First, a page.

Today is significant day for Indigenous communities across Canada. It marks 20 years since National Aboriginal Day was officially created in 1996 by then governor general Romeo LeBlanc, stemming from consultations with First Nations, Inuit and Métis people.

It’s a day for celebration and commemoration of our country’s unique history and the many contributions made by Indigenous peoples. It’s also a time to bring attention to the issues and challenges that need to be addressed in the future.

Prime Minister Justin Trudeau issued a statement today reaffirming the Liberal government’s commitment to a renewed nation-to-nation relationship between Canada and Indigenous peoples, touching on the importance of reconciliation and the process of truth-telling and healing in this renewal.

Mr. Trudeau said his government “will continue the vital work of reconciliation as outlined in the Truth and Reconciliation Commission Calls to Action.” Those Calls to Action are all significant pieces to reconciliation.

As Canadians, we can all play a part—and we don’t have to wait for government legislation in order for us to make an impact.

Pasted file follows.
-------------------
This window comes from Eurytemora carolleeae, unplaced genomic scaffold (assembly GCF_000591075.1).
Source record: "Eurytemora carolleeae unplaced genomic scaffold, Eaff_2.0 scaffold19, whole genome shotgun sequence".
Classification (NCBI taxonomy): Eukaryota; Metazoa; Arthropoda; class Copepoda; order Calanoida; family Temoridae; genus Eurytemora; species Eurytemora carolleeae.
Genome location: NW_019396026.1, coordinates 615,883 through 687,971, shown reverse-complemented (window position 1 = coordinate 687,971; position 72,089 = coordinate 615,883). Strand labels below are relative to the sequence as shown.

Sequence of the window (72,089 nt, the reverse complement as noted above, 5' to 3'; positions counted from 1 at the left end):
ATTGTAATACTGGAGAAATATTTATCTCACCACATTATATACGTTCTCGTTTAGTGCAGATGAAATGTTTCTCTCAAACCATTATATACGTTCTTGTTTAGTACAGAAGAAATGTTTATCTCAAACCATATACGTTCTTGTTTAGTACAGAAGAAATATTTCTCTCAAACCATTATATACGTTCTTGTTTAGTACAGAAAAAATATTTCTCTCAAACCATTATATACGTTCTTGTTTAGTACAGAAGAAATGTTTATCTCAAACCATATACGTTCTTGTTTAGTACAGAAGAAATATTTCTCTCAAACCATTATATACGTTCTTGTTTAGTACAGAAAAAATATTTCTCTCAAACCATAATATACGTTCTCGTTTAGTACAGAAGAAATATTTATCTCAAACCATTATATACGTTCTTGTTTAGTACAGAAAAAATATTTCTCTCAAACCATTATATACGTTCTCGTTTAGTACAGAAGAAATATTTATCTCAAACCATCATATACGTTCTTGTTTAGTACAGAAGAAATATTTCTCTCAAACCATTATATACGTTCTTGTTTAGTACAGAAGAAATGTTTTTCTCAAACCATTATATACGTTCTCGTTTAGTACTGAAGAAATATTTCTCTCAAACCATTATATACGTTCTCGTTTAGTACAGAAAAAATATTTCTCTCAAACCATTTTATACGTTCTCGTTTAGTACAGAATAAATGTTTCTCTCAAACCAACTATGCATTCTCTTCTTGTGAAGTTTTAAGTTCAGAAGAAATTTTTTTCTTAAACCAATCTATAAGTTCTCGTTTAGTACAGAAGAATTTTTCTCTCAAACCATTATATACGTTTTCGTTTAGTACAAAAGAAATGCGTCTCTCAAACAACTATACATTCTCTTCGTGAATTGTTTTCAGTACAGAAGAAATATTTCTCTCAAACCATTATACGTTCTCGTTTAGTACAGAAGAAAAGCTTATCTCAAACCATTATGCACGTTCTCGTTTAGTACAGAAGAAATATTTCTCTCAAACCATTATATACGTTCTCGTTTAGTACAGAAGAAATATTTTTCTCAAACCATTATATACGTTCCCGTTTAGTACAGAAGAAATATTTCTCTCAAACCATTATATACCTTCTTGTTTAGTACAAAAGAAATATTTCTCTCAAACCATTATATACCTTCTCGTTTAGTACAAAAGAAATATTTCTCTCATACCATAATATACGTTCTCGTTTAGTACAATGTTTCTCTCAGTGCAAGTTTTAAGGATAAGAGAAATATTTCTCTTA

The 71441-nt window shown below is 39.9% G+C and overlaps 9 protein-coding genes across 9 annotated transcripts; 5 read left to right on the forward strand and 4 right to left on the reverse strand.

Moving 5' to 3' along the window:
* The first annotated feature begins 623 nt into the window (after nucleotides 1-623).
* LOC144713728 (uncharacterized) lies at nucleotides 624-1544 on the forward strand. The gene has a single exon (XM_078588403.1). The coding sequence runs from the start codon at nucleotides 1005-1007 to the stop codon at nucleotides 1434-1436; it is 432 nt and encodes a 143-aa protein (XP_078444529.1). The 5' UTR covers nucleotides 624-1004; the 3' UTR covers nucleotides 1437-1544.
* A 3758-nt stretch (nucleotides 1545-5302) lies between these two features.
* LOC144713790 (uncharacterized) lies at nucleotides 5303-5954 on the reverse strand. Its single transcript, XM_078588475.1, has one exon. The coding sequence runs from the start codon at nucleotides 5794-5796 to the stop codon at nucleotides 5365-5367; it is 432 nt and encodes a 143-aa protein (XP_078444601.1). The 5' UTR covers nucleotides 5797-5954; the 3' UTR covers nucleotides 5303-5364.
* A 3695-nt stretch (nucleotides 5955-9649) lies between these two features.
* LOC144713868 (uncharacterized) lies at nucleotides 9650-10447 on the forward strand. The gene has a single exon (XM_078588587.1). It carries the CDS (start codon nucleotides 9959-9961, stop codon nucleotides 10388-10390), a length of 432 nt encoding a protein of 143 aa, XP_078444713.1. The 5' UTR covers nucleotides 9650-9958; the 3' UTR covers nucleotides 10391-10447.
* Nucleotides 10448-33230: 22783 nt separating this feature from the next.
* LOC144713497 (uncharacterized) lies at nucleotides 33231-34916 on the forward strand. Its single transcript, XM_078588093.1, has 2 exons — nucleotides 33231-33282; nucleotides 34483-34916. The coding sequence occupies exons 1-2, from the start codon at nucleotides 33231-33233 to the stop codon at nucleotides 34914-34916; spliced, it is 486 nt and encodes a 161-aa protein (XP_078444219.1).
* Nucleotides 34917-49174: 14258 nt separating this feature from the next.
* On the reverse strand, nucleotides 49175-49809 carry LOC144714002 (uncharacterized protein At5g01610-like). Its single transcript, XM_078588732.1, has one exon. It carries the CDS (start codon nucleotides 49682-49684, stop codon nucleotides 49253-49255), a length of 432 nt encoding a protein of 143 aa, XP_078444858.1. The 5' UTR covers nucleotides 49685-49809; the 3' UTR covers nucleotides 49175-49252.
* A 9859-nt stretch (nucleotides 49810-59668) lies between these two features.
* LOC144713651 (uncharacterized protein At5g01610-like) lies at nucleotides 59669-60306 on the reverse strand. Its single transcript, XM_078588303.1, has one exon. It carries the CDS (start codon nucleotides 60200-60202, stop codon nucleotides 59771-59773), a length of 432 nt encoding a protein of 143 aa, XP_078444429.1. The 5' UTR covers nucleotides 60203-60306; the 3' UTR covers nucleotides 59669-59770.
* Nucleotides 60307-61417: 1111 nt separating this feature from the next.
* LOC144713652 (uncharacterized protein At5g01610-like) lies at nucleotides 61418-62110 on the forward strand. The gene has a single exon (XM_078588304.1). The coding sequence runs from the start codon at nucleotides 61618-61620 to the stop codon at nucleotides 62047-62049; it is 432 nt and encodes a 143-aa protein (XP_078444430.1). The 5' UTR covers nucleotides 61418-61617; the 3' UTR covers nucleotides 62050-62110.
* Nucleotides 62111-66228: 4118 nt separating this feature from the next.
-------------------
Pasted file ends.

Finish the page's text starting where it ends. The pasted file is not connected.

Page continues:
While National Aboriginal Day is not yet a statutory holiday (there is a Call to Action in the Commission report to establish a National Day for Truth and Reconciliation) Canadians can carve their own path to reconciliation by educating themselves and their families on the history, culture and issues facing Indigenous peoples, or better yet, participating in events happening in their local communities.

For businesses, it’s important to start building respectful relationships and true partnerships through meaningful engagement. As I discussed in my recent column in The Globe and Mail Report on Business, this may seem complex and intimidating as engagement requires a high-level of cultural understanding and competency, but with the right approach, it can be done and with positive results. It doesn’t need to be a legal requirement—it’s simply the right thing to do.

At Enterprise, we have taken steps to make Indigenous engagement one of our core practice areas—including the opening of our Six Nations office—and look forward to helping non-Indigenous businesses foster these key partnerships with Indigenous communities. (Today, our Six Nations office is closed as we celebrate the day in our community.)

Whether you’re an individual or a business, you can start playing an active role in reconciliation and today is the perfect time to start.

National Aboriginal Day is first and foremost a celebration of and for Indigenous peoples, but it’s also an opportunity for all Canadians to acknowledge the role First Nations, Inuit and Métis people played in our history and take real actions to ensure a positive future.

– Sara Monture, Indigenous Practice Lead


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